|We are all apt to believe what the world believes about us. - George Eliot|
No. 29, 11 February 1991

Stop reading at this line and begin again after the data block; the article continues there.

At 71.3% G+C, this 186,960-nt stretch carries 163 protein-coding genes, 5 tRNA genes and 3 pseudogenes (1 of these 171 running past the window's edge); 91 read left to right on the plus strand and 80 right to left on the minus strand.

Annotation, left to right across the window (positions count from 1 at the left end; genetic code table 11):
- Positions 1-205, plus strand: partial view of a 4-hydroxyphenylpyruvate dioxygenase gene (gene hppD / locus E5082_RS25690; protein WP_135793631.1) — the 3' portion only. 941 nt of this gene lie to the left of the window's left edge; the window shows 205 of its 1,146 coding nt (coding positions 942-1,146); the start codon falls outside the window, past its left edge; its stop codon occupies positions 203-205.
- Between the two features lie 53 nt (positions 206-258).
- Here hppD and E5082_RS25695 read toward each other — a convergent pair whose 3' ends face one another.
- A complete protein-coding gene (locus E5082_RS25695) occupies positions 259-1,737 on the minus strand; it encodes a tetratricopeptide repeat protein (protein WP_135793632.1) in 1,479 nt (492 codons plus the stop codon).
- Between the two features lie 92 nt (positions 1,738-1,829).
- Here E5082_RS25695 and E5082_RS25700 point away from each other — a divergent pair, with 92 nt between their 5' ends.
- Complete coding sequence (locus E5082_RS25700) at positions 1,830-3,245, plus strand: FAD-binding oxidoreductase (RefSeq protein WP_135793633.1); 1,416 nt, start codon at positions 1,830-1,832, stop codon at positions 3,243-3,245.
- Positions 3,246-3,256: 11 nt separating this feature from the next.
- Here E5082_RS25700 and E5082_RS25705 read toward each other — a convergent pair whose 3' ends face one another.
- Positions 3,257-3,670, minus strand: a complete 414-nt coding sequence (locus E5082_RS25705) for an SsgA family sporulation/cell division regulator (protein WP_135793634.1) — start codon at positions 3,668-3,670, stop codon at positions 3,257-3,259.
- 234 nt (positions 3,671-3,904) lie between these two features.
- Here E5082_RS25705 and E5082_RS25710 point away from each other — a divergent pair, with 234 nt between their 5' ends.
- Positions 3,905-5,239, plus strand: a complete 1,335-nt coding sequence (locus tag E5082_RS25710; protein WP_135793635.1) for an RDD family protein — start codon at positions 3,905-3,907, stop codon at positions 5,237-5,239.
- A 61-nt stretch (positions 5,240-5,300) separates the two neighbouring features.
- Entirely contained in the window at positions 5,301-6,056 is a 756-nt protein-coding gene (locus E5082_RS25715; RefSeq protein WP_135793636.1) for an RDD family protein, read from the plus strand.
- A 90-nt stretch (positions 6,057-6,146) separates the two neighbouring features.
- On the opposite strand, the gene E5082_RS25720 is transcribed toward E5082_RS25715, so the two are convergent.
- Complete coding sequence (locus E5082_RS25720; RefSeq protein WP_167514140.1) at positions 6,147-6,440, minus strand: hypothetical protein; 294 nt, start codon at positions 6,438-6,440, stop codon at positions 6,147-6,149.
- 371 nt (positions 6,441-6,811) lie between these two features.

BALTIC STATES LITHUANIA VOTES FOR INDEPENDENCE. Radio Kaunas on February 10 announced the preliminary results of the previous day's poll asking whether Lithuania should be an independent, democratic republic. 84.63% of the 2,654,000 eligible voters participated, with 90.47% voting "yes", 6.56% - "no", and 2.59% - invalid. A majority of voters in all the 44 raions and cities voted for independence, with the smallest margin being in the Polish-inhabited Vilnius and Salcininkai raions. A greater share of voters in those two raions also did not take part in the elections. (Saulius Girnius) LOW POLISH TURNOUT IN LITHUANIAN POLL. Czeslaw Okinczyc, representative of the Lithuanian Supreme Council responsible for relations with the Polish government, told Polish TV on February 10 that only 24% of the Poles living in Lithuania took part in the poll on February 9, with only half of those taking part voting for Lithuanian independence. The low turnout, said Okinczyc, was due to distrust: while Poles fear the consequences of Lithuanian nationalism, Lithuanians think the Polish minority hinders their struggle for independence. (Roman Stefanowski) PRUNSKIENE IN CZECHOSLOVAKIA. Former Lithuanian Prime Minister Kazimiera Prunskiene was in Prague on February 9 where she spoke at a meeting of the signatories of Czechoslovakia's Charter 77 human rights movement. In an interview with CTK that day she emphasized the need for a political balance between the polarized forces in Lithuania. She criticized Lithuanians who oppose any compromise with Moscow, saying that this caused conflicts within the republic and thus played into the hands of pro-Moscow forces. (Saulius Girnius) MORE MILITARY IN LITHUANIA. On February 9 about 1,400 armed KGB cadets from military schools in Central Asia and Siberia arrived in Lithuania, agencies reported on February 10. They will be stationed at bases in Rukla and Kazlu Ruda, southwest and northeast of the city of Kaunas. Radio Moscow on February 10 reported that the exercise commander of maneuvers planned in the three Baltic republics from February 10-20 will be Petr Chaus, who said that the maneuvers would not include major troop movements but would consist mainly of staff work. (Saulius Girnius) CHAUS ON MILITARY EXERCISES. Lieutenant General Petr Chaus, Chief of Staff of the USSR Baltic Military District, told Diena on February 8 that the military exercises would start on February 10 in Estonia, Latvia, and Lithuania and would continue for 7-10 days. Chaus also said that the exercises would involve only members of the Baltic Military District; this would seem to suggest that additional troops would not be brought into the Baltics for the exercises. (Dzintra Bungs) SAVISAAR, JUNDZIS REGRET MILITARY EXERCISES. Estonian Prime Minister Edgar Savisaar said that while his government appreciated being informed of Soviet military exercises in the Baltic states, he asked that the exercises be cancelled or postponed since troop movements would serve to raise tensions in the population, reported ETA on February 8. Similar views were expressed by Deputy Talavs Jundzis, chairman of the Latvian Supreme Council's Commission on Defense and Internal Affairs, according to Diena of February 8. Savisaar also asked the Baltic Military District about projected troop movements outside the bases. (Dzintra Bungs) BALTIC MILITARY DISTRICT REDUCES NUMBER OF PLANES. The Soviet air force reduced by two the number of military planes in the Baltic Military District, reported Diena on February 7. According to Major General Valentin Filatov, Chief of the District's Political Department, this step was taken in accordance with last year's Paris accord on the reduction of armed forces in Europe. Asked about the transfer of Soviet troops from Germany to the Baltics, Filatov said that he was not informed about the subject. (Dzintra Bungs) BALTIC QUESTION NOT AN ETHNIC ISSUE. The Baltic Section of the international Conference on the Protection of National Minorities and Human Rights in Europe concluded that the conflict in the Baltics has a political rather than an ethnic cause. Deputy Andrejs Pantelejevs, Chairman of the Latvian Supreme Council's Commission on Human Rights and Ethnic Issues, told Diena on February 7 that the conference, organized in Oslo by Norway's Human Rights Institute, rated the Baltic laws on human and nationality rights as even more progressive than the present international regulations. He said that the world expects the Baltic states to ensure the rights of all their residents. (Dzintra Bungs) DOING THEIR INTERNATIONALIST DUTY. In an interview in the February 10 Rahva Haal, Mikhail Lysenko, head of the Estonian Intermovement's armed militia wing, the "workers' brigades," said that during the elections in Tiraspol his troops helped "maintain order" in the city. Along with similar armed groups from Lithuania, Latvia, Ukraine and unspecified RSFSR oblasts they "guaranteed security for the Dniester Republic representatives during their trip to Chisinau". Lysenko complained about "incessant provocations" and shots being Bired at their cars. While Baltic governments have long claimed that Interfront and similar organizations' demonstrations and actions are helped by people from outside, this is the first time the Estonian Intermovement has aOBnowledged its "internationalist duty." (T.H. Ilves) USSR - ALL-UNION TOPICS RE-SHUFFLE AT TOP OF KGB. Two heavyweight KGB officials, First Deputy Chairman Philipp Bobkov and Deputy Chairman Vladimir Pirozhkov, have resigned from the agency, according to Izvestia and TASS, February 8. Bobkov, who in the 1970s headed the KGB Fifth Main Administration for Ideological Subversion, since 1983 has been responsible for all domestic KGB activities. Pirozhkov, who supervised the cadres, archives, and external surveillance administrations, was responsible for liaison between the CPSU apparatus and the KGB. Bobkov was replaced by Colonel General Victor Grushko, who since last year has headed the KGB Second Main Administration. Grushko in turn was succeeded by Lieutenant General Gennadii Titov, his old colleague at the KGB's Scandinavian intelligence desk. The third new appointee is 45-year-old Valerii Vorotnikov, who became the chief of Administration "Z" (the former Fifth Main Administration). (Victor Yasmann) COMMERCIALIZATION OF GOSTELERADIO. On February 8, Gorbachev issued a decree transforming the USSR's sole nationwide network, Gosteleradio, into the state-owned All-Union Television and Radio Company. The decree envisages the transfer of all Gosteleradio's property and funds, including foreign currency reserves, to the new company's jurisdiction. Leonid Kravchenko, widely blamed for the present "counterrevolution" in Soviet TV, has become president of the company. Kravchenko will also head the All-Union Council on Radio and Television, a newly created organ to supervise the work of television. Gorbachev's decree seems to be another attempt to prevent non-communist political forces from gaining access to national TV. (Victor Yasmann) GORBACHEV STATEMENT ON GULF WAR. Gorbachev said on February 9 in a formal statement concerning the Gulf conflict that "the logic of the military operations and the character of the military actions" threaten to go beyond the mandate of UN Resolution 678 on the use of force against Iraq, TASS reported. Gorbachev appealed to Saddam Hussein to "display realism" and announced that Evgenii Primakov would travel to Baghdad for talks with the Iraqi president. Gorbachev's warnings are consistent with Soviet attempts to distance the USSR from the military effort since the outbreak of hostilities. (Suzanne Crow) LENINGRAD RALLY AGAINST WAR. Several thousand Leningrad residents participated in protests on February 10 against Baltic independence movements and the Gulf War. TASS said 4,000 people were present, but Leningrad police put the figure at between 7,000 and 8,000. The rally was organized by patriotic groups including war veterans, the Communist Party, and the "Soyuz" faction of the Congress of Peoples Deputies, AP reported. (Suzanne Crow) RESULTS OF TALKS IN TURKEY. Deputy Foreign Minister Aleksandr Belonogov concluded talks in Ankara (February 8 and 9) with Turkish Prime Minister Yildirim Akbulut and First Deputy Foreign Minister T. Ozceri. TASS reported February 10 the sides agreed that Iraq's territorial integrity should be preserved after the conflict in the Gulf ends and that Turkey should not open up a second front unless attacked by Iraq. The TASS report also reiterated the formulation that "military actions there should be halted immediately as soon as Baghdad displayed readiness to pull its troops out of Kuwait." (Suzanne Crow) PRIMAKOV TO JAPAN. Evgenii Primakov will visit Japan February 13-17 to meet Japanese Prime Minister Toshiki Kaifu and Foreign Minister Taro Nakayama. He plans to discuss the Gulf war, the Japanese-Soviet territorial dispute, and Gorbachev's planned visit to Japan in April, AFP reported February 9. The dispatch of Primakov instead of Foreign Minister Aleksandr Bessmertnykh suggests that Gorbachev will continue to disperse foreign policy operations among a wide array of people, and perhaps limit Bessmertnykh to arms control matters and East-West relations. (Suzanne Crow) SHEVARDNADZE SETTING UP THINK TANK. Former Foreign Minister Eduard Shevardnadze is creating a "foreign policy association" to promote links between the USSR and the rest of the world at a non-governmental level. According to an Interfax report (February 9), the organizing committee of the research group includes some of the USSR's leading political scientists and diplomats. Interfax said sponsors are likely to include the state-run Soviet Peace Committee and the city soviets in Moscow and Leningrad. Interfax also said Shevardnadze has turned down offers to teach at American universities and go on a speaking tour in the West, AP and AFP reported. (Suzanne Crow) WORK CONTINUES ON UNION TREATY. The first sitting of the plenipotentiary representatives of the republics who are to continue work on the Union treaty with a working group representing the USSR president and Supreme Soviet met in the Kremlin on February 8, TASS and Izvestia reported. Work is expected to continue all this week on an article by article discussion of the crucial questions of delimiting powers between the Union and the subjects of the federation. After the draft has been reworked, it will be discussed again at a session of the Federation Council. (Ann Sheehy) LESS THAN FULL TURN-OUT FOR UNION TREATY DISCUSSIONS. According to Izvestia of February 11, the session in the Kremlin on the draft Union treaty on February 8 was attended by representatives of only nine out of the fifteen union and eighteen out of the twenty autonomous republics. The Ukrainian delegation was to arrive later, while Moldavia was still undecided whether or not to participate in work on the treaty, Izvestia reported. Georgia sent only an observer, and the Baltic states declined to send delegations. (NCA/Ann Sheehy) CALL FOR RESTORATION OF DICTATORSHIP OF PROLETARIAT. Komsomol'skaya pravda on February 2 poured scorn on an interview in "provincial editions" of "a central newspaper" (unidentified, but most probably Sovetskaya Rossiya). In it, V.G. Dolgov, a member of the Central Committee of the RSFSR CP, calls for "a return to what the country abandoned with its adoption of the 1936 Constitution," that is, voting weighted in favor of manual workers and peasants and excluding members of the intelligentsia and the self-employed. As Komsomolka points out, this would mean the abolition of universal suffrage based on "one man--one vote" and a return to Stalinist "dictatorship of the proletariat." The newspaper says those who issue such calls are not concerned about working people but only about preserving "the dictatorship of the bureaucracy masquerading as the power of the working people." (Elizabeth Teague) YANAEV IN KUZBASS. Vice-President Gennadii Yanaev toured the Kuzbass region of Western Siberia February 8 and promised coalminers in Novokuznetsk the government would not raise retail prices "until a law on compensation and other bills protecting the population" were passed. "People should feel an improvement in the domestic market in the next few months," he promised. According to TASS of February 8, Yanaev extracted a pledge from the miners not to strike. Following the tragic events in Vilnius last month, leaders of miners' strike committees in the Kuzbass expressed their willingness to join a general strike calling for Gorbachev's ouster. (Elizabeth Teague) FORTHCOMING RETAIL PRICE INCREASES. Goskomtsen First Deputy Chairman Anatolii Komin has already announced that "retail prices for the main mass of consumer goods and, above all, food will have to be raised considerably during the first half of 1991" (Pravda, January 2). Somewhat curiously, he later affirmed that: "...of course, our compatriots must know in advance about the price reform" (Pravda, January 30). RSFSR Premier Silayev has now indicated that "all social groups of the population" will be fully compensated for increases in the prices of main foodstuffs (Radio Moscow-1, 1630 GMT, February 8). And Sobchak spoke of an effective poverty level of 120 rubles a month: those earning less, he inferred, would be fully compensated for price increases (Radio Moscow-1, 1900 GMT, February 9). (Keith Bush) LATEST FIGURES ON BANKNOTE EXCHANGE. In two separate interviews on Central Television on February 9 (1800 and 1850 GMT), USSR Gosbank officials reported that 41.2 billion rubles' worth of the old 50- and 100-ruble notes had been taken in for exchange, leaving 7 billion rubles' worth to be effectively confiscated. They repeated that no exchange of 25- and 10-ruble notes and no freezing of savings deposits are contemplated. (Keith Bush) ALKSNIS DISMISSES POSSIBILITY OF ARMY COUP. Colonel Viktor Alksnis has denied that a military coup could happen in the Soviet Union. He told IAN on February 8 that a military coup along the lines of that in Portugal could not be staged in as large a country with such a big army as the Soviet Union. He dismissed the possibility of a conspiracy in the military leadership. According to Alksnis, there is no personality in the Army command who could take such a responsibility upon himself. He stated that true democracy must be achieved through a temporary period of presidential rule throughout the country, but Gorbachev is too weak to conduct it. (Alexander Rahr) USSR - IN THE REPUBLICS YELTSIN: KALININGRAD WILL REMAIN PART OF RSFSR. Boris Yeltsin says Kaliningrad Oblast (formerly East Prussia, now an enclave between Lithuania and Poland) will remain within the Russian Republic. Visiting the regional capital, Svetlogorsk, on February 9, Yeltsin said "Kaliningrad Oblast is a Russian oblast--such it is and such it will remain." Yeltsin acknowledged that the region has acute ecological problems and backward social amenities, blaming this on the presence of large numbers of Soviet military units. Yeltsin returned to Moscow February 9. (Elizabeth Teague) RSFSR CP OFFICIALS CRITICIZE YELTSIN POLICIES. A seminar of gorkom and raikom secretaries from the regions of eastern Siberia was addressed February 8 by RSFSR Communist Party leader Ivan Polozkov. Radio Moscow reported that day that the seminar adopted a resolution condemned Boris Yeltsin's policies as "intensifying the destructive processes in the USSR." (Elizabeth Teague) DEMOCRATIC RUSSIA FORMS OWN PARTY STRUCTURES. The "Democratic Russia" movement has begun to establish its own organizational structures in workers' collectives. According to Kuranty of February 9, over the past two weeks more than 100 primary "Democratic Russia" organizations have been formed in enterprises and institutes in Moscow. Each primary organization has elected its working organ--a coordinating council. A vertical structure of "Democratic Russia" is also being created. Primary organizations will be subordinated to coordinating councils on regional, city and raion levels. Arkadii Murashov, co-founding member of "Democratic Russia," told the RFE-RL Research Institute that Boris Yeltsin and Anatolii Sobchak may soon become leaders of the movement. (Alexander Rahr) "DEMOCRATIC RUSSIA" SUGGESTS NATIONAL GUARD FORMATION. The Coordinating Council of "Democratic Russia" has issued a statement on the political situation in the country, published in Kuranty, February 8. It said the Kremlin intends to establish a dictatorship in the country before the March 17 referendum. The coordinating council called for the creation of a "national guard", subordinated to the Chairman of the RSFSR Supreme Soviet. "Democratic Russia" characterized its major tasks as supporting Boris Yeltsin and democrats in the RSFSR parliaments. (Alexander Rahr) YELTSIN AND THE GENERALS. Yeltsin said at a meeting of the Coordinating Council of "Democratic Russia" on January 18 that a group of ten generals had approached him and stressed the need for the creation of a separate Russian Army, Pavel Kudyukin, presidium member of the Social Democratic Party, disclosed in an interview with Kuranty on February 8. Kudyukin also said that Yeltsin is strongly supported by the "Leftist Center" group in the Russian parliament, headed by General Dmitrii Volkogonov and liberal-oriented officers of the Shchit parliamentary faction. (Alexander Rahr) SOCIAL DEMOCRATS AND REPUBLICANS FORM JOINT LEADING BODY. The Social Democratic and Republican Parties of the Russian Federation have formed a joint political consultative council to direct the work of both parties. Its membership, published in Kuranty, February 8, consists of eight persons: USSR deputies A. Mizhurenko, A. Obolensky, S. Sulakshin, V. Shostakovsky; RSFSR deputies L. Volkov, V. Lysenko, O. Rumyantsev; and deputy of a Moscow raion soviet P. Kudyukin. (Alexander Rahr) MOSCOW DOCTORS THREATEN TO STRIKE FEBRUARY 14. Physicians in the Soviet capital are planning a one-day strike next Thursday (February 14) to back up their calls for more funds for health care. Radio Moscow said February 10 that 62% of the capital's medical facilities and pharmacies intend to take part in the strike, but emergency services will not be affected. (Elizabeth Teague) ALCOHOL PRICES TO RISE IN MOSCOW RESTAURANTS. The Moscow city soviet has increased the prices of alcohol in the city's restaurants by 200%, in an effort to raise funds for social services. Izvestia announced the rise on February 8, quoting a city soviet official as saying the extra income would be used "for the social protection of the underprivileged." According to a Reuter report the same day, the increase will not affect prices in state liquor shops, except for the price of beer. The latter will go up in both shops and restaurants. Izvestia said the price of a half-liter bottle of Zhigulovskoe beer will increase from 80 kopecks to 1.20 rubles. (Sallie Wise) ARMENIAN PAN-NATIONAL MOVEMENT CALLS FOR UNITED FRONT AGAINST CPSU. The council of the Armenian Pan-National Movement has issued an appeal to all republics seeking sovereignty to band together to combat the influence of the CPSU, Armenpress reports. The statement argues that communist pressure on the republics is so great that they must set aside their differences "for the sake of preserving our national identities and to secure our place in the family of free nations." Armenia's non-communist government ruled last November to ban the activities of all political groups in state institutions, organizations and educational establishments in order to curtail the influence of the Armenian CP. (Armenian BD/Liz Fuller) CALLS FOR PRESIDENTIAL RULE IN SOUTH OSSETIA. Pravda reported on February 9 that 700 primary Party organizations in the North Ossetian ASSR have called for the introduction of Presidential rule in South Ossetia, where the situation is said to have deteriorated over the previous 24 hours. Water and power supplies to the blockaded oblast capital of Tskhinvali have been cut off, hospitals are without heat, and the population is said to be "on the verge of starvation." 6,000 Ossetians have fled across the Caucasus through the snow to North Ossetia; some refugees have died in the attempt. (Liz Fuller) UZBEK AND KAZAKH GOVERNMENT DELEGATIONS MEET IN ALMA-ATA. The January 24 issue of Sotsialistik Qazaqstan reports that a delegation headed by Uzbek Vice-President Shukrulla Mirsaidov visited Alma-Ata for follow-up meetings to the summit of the five Central Asian republican leaders last June. The summit resulted in long-term economic and cultural exchange agreements among the five republics. The Uzbek delegation was received by Kazakh president Nursultan Nazarbaev, who spoke of the importance of quickly transforming the present exchange of goods between Kazakhstan and Uzbekistan into economic integration of the Central Asian republics. (Hasan Oraltay and Timur Kocaoglu) ORIENTAL STUDIES INSTITUTE TO BE OPENED IN UZBEKISTAN. A Tashkent journalist has informed RFE/RL that the Uzbek Cabinet of Ministers has approved the creation of an Institute of Oriental Studies Institute at Tashkent University, to study the Arabic, Persian, Afghan, Hindi, Urdu, Chinese, Anatolian Turkish, Japanese, and Korean languages and literatures. According to reports in the Uzbek press, Uzbekistan needs the institute because the republic is seeking to develop business relations and scientific and cultural cooperation with South-East Asian and Middle Eastern countries. (Timur Kocaoglu) FRUNZE REMAINS FRUNZE FOR TIME BEING. According to the Postfactum news agency, the presidium of Kyrgyzstan's Supreme Soviet has declared invalid the vote to change the name of the republic's capital from Frunze to Bishkek, DPA reported on February 9. Apparently an insufficient number of deputies was present to validate the vote. (Bess Brown) TAJIKISTAN PREPARES FOR REFERENDUM. TASS reported on February 8 that Tajikistan has begun preparations for the March 17 referendum on the continued existence of the USSR. The report says that most of the population of the republic is expected to vote for the union, because it is supported not only by the republic's government, but also by members of the Democratic Party and the Popular Front movement Rastokhez. But, TASS notes, the spectrum of opinion on what should be the political and economic foundations of the new union is very wide. Tajik president Kakhar Makhkamov commented in January that the absolute majority in Tajikistan supports the union, so the referendum is pointless (Literaturnaya gazeta, January 16). (Bess Brown) MOLDAVIAN RESERVATIONS TO UNION TREATY. Moldavia--along with the Baltic states and Georgia--is not attending the new round of talks, which began in Moscow February 8, between the center and the republics on the treaty of Union. On November 2, 1990, Moldavia had suspended its participation in treaty talks until such time as the center guarantees the republic's territorial integrity. Interviewed by the Hungarian daily Nepszabadsag February 8, Moldavian Prime Minister Mircea Druc said that Moldavia would not become involved in "renewing the union" since it was not a signatory to the original treaty and "the union was forced on us, it annexed us". Moldavia will make its own decision depending on the final shape of the treaty, Druc said. (Vladimir Socor). MOLDAVIANS RESIST REFERENDUM, CP AND NON-MOLDAVIANS BACK IT. The Moldavian Supreme Soviet persists in delaying any discussion on holding in Moldavia the referendum on preserving the USSR, Pravda and TASS reported February 7 and 8, respectively. The Moldavian Popular Front and two dozen other public organizations and political parties have in a joint statement urged a boycott of the proposed referendum, which they would accept only after Moldavia enacts its own laws on referendums, citizenship, and migration. Pravda and TASS said that the referendum is backed by the Moldavian Communist Party, the Russian deputies in the Moldavian Supreme Soviet, and the self-proclaimed Dniester SSR and Gagauz SSR. (Vladimir Socor). [as of 1300 CET] Compiled by Doug Clarke and Sallie Wise